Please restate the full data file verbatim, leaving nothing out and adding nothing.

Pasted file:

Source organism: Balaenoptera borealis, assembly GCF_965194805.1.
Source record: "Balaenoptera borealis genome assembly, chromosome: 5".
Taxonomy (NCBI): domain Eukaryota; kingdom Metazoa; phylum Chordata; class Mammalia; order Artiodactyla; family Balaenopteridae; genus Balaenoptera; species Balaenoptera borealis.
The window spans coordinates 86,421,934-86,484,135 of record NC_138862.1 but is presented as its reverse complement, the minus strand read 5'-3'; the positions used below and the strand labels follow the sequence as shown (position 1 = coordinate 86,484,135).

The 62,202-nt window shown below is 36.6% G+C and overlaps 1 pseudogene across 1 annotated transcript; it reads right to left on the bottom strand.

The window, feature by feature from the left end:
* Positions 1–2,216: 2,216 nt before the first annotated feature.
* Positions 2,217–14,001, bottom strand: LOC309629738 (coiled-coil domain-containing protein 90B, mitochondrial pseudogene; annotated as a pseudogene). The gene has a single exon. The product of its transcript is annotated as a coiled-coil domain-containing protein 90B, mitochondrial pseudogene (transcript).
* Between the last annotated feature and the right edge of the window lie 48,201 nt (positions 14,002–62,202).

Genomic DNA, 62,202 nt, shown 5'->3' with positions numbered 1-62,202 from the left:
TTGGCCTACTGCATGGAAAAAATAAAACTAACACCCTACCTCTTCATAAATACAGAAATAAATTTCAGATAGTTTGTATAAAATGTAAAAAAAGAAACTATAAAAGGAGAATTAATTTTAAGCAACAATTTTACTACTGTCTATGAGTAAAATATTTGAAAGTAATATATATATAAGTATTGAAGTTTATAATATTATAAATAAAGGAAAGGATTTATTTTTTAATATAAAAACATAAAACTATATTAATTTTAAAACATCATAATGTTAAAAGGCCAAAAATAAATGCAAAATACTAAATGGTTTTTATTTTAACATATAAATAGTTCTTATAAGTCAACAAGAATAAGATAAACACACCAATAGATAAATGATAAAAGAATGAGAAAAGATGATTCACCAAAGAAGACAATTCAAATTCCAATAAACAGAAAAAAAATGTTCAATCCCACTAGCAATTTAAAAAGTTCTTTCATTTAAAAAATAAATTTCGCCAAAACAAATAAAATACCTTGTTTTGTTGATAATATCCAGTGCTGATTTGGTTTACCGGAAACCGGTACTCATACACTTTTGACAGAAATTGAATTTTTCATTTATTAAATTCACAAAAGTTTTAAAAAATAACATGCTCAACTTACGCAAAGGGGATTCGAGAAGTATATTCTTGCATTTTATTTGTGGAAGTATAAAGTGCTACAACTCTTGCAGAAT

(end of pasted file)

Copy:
Source organism: Balaenoptera borealis, assembly GCF_965194805.1.
Source record: "Balaenoptera borealis genome assembly, chromosome: 5".
Taxonomy (NCBI): domain Eukaryota; kingdom Metazoa; phylum Chordata; class Mammalia; order Artiodactyla; family Balaenopteridae; genus Balaenoptera; species Balaenoptera borealis.
The window spans coordinates 86,421,934-86,484,135 of record NC_138862.1 but is presented as its reverse complement, the minus strand read 5'-3'; the positions used below and the strand labels follow the sequence as shown (position 1 = coordinate 86,484,135).

The 62,202-nt window shown below is 36.6% G+C and overlaps 1 pseudogene across 1 annotated transcript; it reads right to left on the bottom strand.

The window, feature by feature from the left end:
* Positions 1–2,216: 2,216 nt before the first annotated feature.
* Positions 2,217–14,001, bottom strand: LOC309629738 (coiled-coil domain-containing protein 90B, mitochondrial pseudogene; annotated as a pseudogene). The gene has a single exon. The product of its transcript is annotated as a coiled-coil domain-containing protein 90B, mitochondrial pseudogene (transcript).
* Between the last annotated feature and the right edge of the window lie 48,201 nt (positions 14,002–62,202).

Genomic DNA, 62,202 nt, shown 5'->3' with positions numbered 1-62,202 from the left:
TTGGCCTACTGCATGGAAAAAATAAAACTAACACCCTACCTCTTCATAAATACAGAAATAAATTTCAGATAGTTTGTATAAAATGTAAAAAAAGAAACTATAAAAGGAGAATTAATTTTAAGCAACAATTTTACTACTGTCTATGAGTAAAATATTTGAAAGTAATATATATATAAGTATTGAAGTTTATAATATTATAAATAAAGGAAAGGATTTATTTTTTAATATAAAAACATAAAACTATATTAATTTTAAAACATCATAATGTTAAAAGGCCAAAAATAAATGCAAAATACTAAATGGTTTTTATTTTAACATATAAATAGTTCTTATAAGTCAACAAGAATAAGATAAACACACCAATAGATAAATGATAAAAGAATGAGAAAAGATGATTCACCAAAGAAGACAATTCAAATTCCAATAAACAGAAAAAAAATGTTCAATCCCACTAGCAATTTAAAAAGTTCTTTCATTTAAAAAATAAATTTCGCCAAAACAAATAAAATACCTTGTTTTGTTGATAATATCCAGTGCTGATTTGGTTTACCGGAAACCGGTACTCATACACTTTTGACAGAAATTGAATTTTTCATTTATTAAATTCACAAAAGTTTTAAAAAATAACATGCTCAACTTACGCAAAGGGGATTCGAGAAGTATATTCTTGCATTTTATTTGTGGAAGTATAAAGTGCTACAACTCTTGCAGAAT